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  • 12A
  • Action, Sci-Fi
  • 2012

Total Recall

Total Recall


Factory drone Doug Quaid (Colin Farrell) hopes to offset his general ennui with a trip to Rekall, who promise a fantasy vacation conducted entirely in the mind. As it transpires, there's a conspiracy afoot.


You may recall director Len Wiseman from such films as Underworld, Underworld: Evolution and Die Hard 4.0 (or, if you prefer, Live Free Or Die Hard). In addition to producing Underworld: Evolution, he has also produced subsequent franchise entries Underworld: Rise Of The Lycans and Underworld: Awakening. He's what you might call a commercially-minded talent, both for his track record in producing/directing financially successful blockbusters, and because of his background in advertising: an early stint as an assistant on Roland Emmerich hits including Independence Day and Godzilla was followed by career-consolidating commercial commissions for clients like Playstation, Time Warner and Intel.

What that all means for Total Recall is that you're getting a slick, video-gamey, loud, often good-looking, rarely surprising, and just-about passable action thriller. What it's principally lacking compared to Paul Verhoeven's 1990 version of the same basic tale is individualistic mischief. If Verhoeven is limited edition latex, Wiseman is assembly-line brushed steel. And what Total Recall 2012 is lacking compared to the original 1966 Philip K Dick short story We Can Remember It For You Wholesale is any sense of existential panic: captured and potentially about to have his identity erased, Quaid's ire here is less akin to that of a man whose understanding of his own consciousness is collapsing in on itself and rather closer to a belligerent regular being forcibly restrained at closing time.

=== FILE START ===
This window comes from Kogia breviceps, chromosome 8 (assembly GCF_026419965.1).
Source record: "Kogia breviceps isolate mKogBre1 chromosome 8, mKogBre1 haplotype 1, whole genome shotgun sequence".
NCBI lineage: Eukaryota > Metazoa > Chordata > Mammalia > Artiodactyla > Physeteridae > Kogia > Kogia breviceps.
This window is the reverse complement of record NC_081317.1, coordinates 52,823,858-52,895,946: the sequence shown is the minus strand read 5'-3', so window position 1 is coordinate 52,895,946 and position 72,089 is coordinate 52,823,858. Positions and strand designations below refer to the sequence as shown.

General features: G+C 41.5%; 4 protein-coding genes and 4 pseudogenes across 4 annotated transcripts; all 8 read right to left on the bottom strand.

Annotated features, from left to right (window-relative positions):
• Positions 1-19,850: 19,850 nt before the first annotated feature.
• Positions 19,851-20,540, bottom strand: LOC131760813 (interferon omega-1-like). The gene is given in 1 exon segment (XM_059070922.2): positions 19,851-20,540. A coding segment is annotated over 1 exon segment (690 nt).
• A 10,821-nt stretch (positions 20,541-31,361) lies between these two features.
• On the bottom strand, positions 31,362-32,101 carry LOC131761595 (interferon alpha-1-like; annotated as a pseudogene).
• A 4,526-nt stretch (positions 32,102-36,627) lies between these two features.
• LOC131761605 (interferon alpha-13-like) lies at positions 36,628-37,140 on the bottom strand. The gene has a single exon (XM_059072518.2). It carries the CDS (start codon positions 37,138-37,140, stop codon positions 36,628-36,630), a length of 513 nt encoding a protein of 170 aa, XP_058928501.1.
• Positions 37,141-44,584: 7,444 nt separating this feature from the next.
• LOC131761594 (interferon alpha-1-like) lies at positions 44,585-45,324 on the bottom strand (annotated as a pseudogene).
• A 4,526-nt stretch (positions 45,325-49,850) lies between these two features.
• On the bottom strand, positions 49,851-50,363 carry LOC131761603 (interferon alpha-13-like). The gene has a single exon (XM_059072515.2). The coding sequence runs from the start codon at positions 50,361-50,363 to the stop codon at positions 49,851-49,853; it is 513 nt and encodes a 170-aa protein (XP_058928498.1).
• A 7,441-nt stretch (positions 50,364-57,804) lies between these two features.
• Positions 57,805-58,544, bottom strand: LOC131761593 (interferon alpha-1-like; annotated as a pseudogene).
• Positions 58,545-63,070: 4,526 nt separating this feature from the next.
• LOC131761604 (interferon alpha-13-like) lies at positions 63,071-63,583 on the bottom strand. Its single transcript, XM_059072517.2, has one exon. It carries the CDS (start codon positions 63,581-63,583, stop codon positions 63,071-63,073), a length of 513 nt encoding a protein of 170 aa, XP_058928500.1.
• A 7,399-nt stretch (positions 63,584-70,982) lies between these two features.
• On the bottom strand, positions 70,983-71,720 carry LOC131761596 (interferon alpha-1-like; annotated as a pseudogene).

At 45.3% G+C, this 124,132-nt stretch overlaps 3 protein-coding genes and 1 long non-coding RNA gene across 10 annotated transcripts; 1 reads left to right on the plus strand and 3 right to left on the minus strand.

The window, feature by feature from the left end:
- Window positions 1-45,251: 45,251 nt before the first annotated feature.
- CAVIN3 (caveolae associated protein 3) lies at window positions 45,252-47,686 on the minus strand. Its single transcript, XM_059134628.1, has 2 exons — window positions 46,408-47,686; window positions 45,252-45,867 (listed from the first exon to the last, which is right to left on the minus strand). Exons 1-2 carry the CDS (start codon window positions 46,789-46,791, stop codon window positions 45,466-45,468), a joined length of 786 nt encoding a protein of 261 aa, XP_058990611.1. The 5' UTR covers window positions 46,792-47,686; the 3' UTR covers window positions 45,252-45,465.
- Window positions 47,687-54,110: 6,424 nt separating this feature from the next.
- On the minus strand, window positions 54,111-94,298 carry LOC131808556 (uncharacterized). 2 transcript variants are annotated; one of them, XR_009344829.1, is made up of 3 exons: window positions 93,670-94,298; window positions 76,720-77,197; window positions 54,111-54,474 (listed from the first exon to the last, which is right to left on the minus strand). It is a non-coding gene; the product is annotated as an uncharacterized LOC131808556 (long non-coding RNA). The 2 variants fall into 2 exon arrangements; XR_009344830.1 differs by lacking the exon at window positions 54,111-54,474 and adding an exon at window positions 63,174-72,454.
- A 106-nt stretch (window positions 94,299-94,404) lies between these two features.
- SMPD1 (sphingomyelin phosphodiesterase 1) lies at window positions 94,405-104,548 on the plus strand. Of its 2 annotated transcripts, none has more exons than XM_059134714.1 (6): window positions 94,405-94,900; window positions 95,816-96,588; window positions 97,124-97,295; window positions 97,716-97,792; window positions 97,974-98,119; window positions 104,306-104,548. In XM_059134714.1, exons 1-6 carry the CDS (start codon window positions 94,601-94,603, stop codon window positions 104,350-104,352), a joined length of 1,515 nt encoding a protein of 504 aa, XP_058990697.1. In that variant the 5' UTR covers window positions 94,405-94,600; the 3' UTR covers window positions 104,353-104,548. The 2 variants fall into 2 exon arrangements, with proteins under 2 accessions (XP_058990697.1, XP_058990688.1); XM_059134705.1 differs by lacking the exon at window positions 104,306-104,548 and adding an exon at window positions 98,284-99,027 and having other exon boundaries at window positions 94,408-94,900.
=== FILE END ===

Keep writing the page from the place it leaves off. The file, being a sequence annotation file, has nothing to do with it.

None of which is to say that some audiences won't have a good time with this film. Although it hammers home its point with a sledgehammer, there's a lot here about the daily grind of commuting to a job you hate, to pay for an apartment that's too small, in which you lie next to a spouse with whom you don't really connect, dreaming of being somebody else, which might strike a chord. The vertiginous slipping of reality that Philip K Dick explored isn't here, but then it's easy to forget that the ending to Dick's original story would not in a million years have worked in any film, and isn't present at all in the 1990 version either. (Wiseman's version also keeps the Arnold Schwarzenegger-instituted change of our hero's name from Quail to Quaid, Quail having too wussy a ring to it for big Arnie.)

Ultimately Total Recall's biggest problem is not that it is a remake of a better film, but that it cribs from many other films, some far better, some worse, including the Matrix sequels, I, Robot, Serenity, Wiseman's own Underworld films, and even Blade Runner. A remake can't easily be original in its themes, but surely a distinctive aesthetic of its own is one area where an imaginative talent might choose to set their own stamp on things.

Cast & Connections

  • Actor: Colin Farrell
  • Director: Len Wiseman

In a nutshell

More or less serviceable action thriller with some nice ideas for visual set pieces, but did it really have to be as long as it is?

by Catherine Bray

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